Augsburg Hauptbahnhof (1843): the iron arcade of one of the oldest surviving station buildings in Germany.
Bologna Centrale (1873): columned arcade to the "Florence" palace.
London Victoria (LBSCR) (1860): arcade from the station to the hotel building.
Bari Centrale (1874): broad facade with cartouche clock.
Among the attributes of the station, it is difficult to identify an element more appropriate than the station clock. It can be placed not only inside the station building, but also as a distinctive feature of the building's facade.
The modest (but smart) facade of Bari Centrale has an arcade and arcaded ground floor as elements determining its function, and a clock is placed on the axis in a decorative cartouche. The station facade in Przemyśl, Galicia (see gallery right), features a similar cartouche clock - but also more clearly emphasizes the large square reception hall, contained in the middle risalit, which features large windows.
In countries not confined to the classical architectural tradition, station building designers soon began to use the theme of the clock tower, taken over from the town hall or church. This theme sometimes served more utilitarian purposes - there were also some water towers. The clock tower become particularly popular around the start of the 20th century. Along with a covered driveway, it may be a distinguishing characteristic of railway station buildings. A good example of the use of the clock tower, modelled on the town hall, is the Gdańsk Główny station building in Poland (see photo at right).
Chicago Dearborn (or Polk St.) (1883): a station clock tower as the centre of the composition.
Both the latter two examples from the above gallery, as well as the Gdańsk railway station, demonstrate the characteristic features of the station building in a mature railway station architecture. Illustrated are the elevations and the large building volumes, which had both indoor platforms and - increasingly - a reception hall. There are many examples in which the interpenetration of interior and exterior space is thus a guiding principle for identifying the function of stations.
This principle is revealed in the earliest major stations in which train halls were highlighted. The solution was pioneered at Paris Gare de Strasbourg (later called the Gare de l'Est) of 1849. A more modern example, and one readily repeated, is the first permanent station in Munich (demonstrating more universal forms of the Italian Renaissance instead of neo romanticism).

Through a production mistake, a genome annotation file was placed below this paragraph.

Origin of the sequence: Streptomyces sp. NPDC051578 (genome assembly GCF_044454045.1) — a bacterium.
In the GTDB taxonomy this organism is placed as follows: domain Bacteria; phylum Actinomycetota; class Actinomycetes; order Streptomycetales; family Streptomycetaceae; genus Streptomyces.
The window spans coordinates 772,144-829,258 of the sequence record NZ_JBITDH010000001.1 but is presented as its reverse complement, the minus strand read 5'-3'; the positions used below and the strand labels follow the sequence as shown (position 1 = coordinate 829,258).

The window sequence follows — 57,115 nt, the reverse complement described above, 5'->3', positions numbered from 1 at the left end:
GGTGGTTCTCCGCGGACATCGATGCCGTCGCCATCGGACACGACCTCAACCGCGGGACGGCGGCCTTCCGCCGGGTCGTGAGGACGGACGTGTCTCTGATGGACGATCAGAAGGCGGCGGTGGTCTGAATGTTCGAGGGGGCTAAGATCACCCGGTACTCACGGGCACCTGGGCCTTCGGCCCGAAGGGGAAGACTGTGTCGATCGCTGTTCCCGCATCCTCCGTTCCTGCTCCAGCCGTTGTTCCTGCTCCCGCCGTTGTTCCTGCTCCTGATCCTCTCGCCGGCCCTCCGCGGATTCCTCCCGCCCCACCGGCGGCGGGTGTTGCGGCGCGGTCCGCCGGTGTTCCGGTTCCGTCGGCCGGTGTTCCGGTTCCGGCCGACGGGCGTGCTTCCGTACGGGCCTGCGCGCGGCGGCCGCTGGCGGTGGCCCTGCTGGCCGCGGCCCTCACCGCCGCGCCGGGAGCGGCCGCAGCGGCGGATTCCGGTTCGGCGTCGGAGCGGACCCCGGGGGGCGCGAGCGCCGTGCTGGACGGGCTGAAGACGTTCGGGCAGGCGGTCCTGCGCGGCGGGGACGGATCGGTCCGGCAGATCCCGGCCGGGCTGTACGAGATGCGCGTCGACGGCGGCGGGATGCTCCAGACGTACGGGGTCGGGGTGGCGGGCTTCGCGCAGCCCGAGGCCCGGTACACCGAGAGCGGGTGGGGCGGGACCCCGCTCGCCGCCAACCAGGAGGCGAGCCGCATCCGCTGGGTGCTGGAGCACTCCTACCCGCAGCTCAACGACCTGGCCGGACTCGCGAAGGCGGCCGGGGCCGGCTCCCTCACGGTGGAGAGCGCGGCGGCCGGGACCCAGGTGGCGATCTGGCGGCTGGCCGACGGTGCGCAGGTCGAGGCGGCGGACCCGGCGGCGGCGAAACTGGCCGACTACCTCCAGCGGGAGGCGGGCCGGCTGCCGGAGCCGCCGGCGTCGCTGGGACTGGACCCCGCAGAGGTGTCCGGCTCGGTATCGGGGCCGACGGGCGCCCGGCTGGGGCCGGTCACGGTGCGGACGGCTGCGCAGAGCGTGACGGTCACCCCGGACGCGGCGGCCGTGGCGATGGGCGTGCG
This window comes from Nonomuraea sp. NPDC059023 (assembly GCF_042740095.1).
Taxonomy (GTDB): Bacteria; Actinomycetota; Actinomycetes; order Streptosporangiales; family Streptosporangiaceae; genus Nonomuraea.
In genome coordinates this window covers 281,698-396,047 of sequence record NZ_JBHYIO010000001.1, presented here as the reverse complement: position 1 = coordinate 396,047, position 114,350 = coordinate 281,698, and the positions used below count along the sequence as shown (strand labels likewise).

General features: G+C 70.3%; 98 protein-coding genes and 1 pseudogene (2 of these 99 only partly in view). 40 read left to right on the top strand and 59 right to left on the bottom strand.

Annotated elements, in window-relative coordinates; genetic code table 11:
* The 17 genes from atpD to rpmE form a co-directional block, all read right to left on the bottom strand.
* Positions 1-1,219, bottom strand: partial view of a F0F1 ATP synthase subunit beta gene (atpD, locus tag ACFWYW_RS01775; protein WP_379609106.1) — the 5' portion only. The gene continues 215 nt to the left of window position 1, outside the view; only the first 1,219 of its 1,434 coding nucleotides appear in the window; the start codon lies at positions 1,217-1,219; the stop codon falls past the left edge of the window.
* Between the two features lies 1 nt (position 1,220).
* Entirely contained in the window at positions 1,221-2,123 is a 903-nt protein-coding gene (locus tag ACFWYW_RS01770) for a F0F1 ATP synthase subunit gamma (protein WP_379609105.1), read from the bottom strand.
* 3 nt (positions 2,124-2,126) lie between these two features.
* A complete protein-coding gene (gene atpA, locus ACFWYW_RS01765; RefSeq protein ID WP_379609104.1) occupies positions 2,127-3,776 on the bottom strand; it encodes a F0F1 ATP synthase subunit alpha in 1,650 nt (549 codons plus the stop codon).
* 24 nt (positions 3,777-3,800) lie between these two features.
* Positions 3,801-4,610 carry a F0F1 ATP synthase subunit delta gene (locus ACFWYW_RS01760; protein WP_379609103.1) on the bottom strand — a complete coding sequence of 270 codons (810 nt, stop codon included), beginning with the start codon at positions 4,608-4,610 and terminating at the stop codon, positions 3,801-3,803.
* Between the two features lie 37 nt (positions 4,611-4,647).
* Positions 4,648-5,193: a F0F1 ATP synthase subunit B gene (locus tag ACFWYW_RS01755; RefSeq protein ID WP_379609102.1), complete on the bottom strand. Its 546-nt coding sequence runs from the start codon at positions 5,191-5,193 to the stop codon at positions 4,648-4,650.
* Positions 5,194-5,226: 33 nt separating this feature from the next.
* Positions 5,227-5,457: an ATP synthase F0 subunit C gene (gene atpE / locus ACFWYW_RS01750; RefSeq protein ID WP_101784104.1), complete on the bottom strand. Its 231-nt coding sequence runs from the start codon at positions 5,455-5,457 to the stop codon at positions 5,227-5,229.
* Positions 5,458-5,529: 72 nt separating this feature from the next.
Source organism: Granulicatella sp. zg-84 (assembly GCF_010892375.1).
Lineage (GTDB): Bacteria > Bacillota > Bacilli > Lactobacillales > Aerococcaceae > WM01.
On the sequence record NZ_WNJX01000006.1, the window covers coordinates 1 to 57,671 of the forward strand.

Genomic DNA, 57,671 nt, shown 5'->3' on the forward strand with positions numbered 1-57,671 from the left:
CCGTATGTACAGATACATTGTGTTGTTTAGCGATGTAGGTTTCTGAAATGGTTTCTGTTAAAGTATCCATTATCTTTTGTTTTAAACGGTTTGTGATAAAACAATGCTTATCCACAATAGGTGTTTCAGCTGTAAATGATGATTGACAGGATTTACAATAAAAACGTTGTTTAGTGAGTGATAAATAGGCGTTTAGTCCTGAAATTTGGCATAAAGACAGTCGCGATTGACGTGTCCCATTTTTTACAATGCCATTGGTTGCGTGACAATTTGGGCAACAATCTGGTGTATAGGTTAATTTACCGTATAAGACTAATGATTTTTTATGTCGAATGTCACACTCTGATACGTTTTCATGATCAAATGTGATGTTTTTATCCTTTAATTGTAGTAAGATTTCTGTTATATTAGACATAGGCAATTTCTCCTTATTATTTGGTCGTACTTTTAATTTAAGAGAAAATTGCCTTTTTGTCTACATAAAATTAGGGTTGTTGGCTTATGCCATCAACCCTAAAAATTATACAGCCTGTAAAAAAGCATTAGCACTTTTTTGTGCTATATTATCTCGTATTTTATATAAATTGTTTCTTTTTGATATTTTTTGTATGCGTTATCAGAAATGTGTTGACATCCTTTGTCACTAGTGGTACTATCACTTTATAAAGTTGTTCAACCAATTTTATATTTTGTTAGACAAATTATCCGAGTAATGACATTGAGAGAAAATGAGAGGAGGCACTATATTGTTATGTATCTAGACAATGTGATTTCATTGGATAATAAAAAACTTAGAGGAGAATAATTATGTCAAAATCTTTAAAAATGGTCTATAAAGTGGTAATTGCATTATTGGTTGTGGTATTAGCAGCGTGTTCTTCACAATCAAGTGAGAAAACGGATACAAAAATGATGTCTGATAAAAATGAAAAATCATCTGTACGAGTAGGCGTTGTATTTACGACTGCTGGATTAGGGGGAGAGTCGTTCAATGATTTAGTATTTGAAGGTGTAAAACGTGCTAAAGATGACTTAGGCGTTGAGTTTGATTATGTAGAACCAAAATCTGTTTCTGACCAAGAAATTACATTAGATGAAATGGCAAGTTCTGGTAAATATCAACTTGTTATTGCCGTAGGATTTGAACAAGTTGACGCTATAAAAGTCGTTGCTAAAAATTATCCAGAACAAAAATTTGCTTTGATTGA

A similarly attractive model was the Lehrter Bahnhof in Berlin, opened in 1871, which used the triumphal arch motif as part of its facade (e.g. the pattern was repeated at the Budapest Keleti station).
At a later stage of development, ticket halls were introduced. At the important Paris-Nord station, platforms extended inside the hall right up to the facade. In Bremen and Roubaix, a reception hall was created to occupy the whole height of the building - and appropriately it was stressed in the station facade. These stations are also examples of structures that managed to achieve high consistency between the building forms of the reception hall and the platforms. Dichotomy between the platforms and the station building is an issue that is not without difficulties.
Bombay, Victoria Terminus (1894; now Chhatrapati Shivaji Terminus)
Paris-Nord (1861): a great composition in the classic Baroque style, stressing the axis of the main train shed.
Bremen Hauptbahnhof (1885): neo-Romanesque composition, stressing the reception hall.
Roubaix (1887): reception hall as an iron and glass structure (straddling the train shed).
By contrast, British station architecture largely rejected this path of development: buildings that correspond to European trends are very scarce. One of the important stations of the British Empire, the Victoria Terminus in Bombay (now Chhatrapati Shivaji Terminus), is a very impressive neo-Gothic building, crowned by a cupola, a feature often associated with railway architecture. The building also remains completely autonomous from the large hall of the platforms located on the side.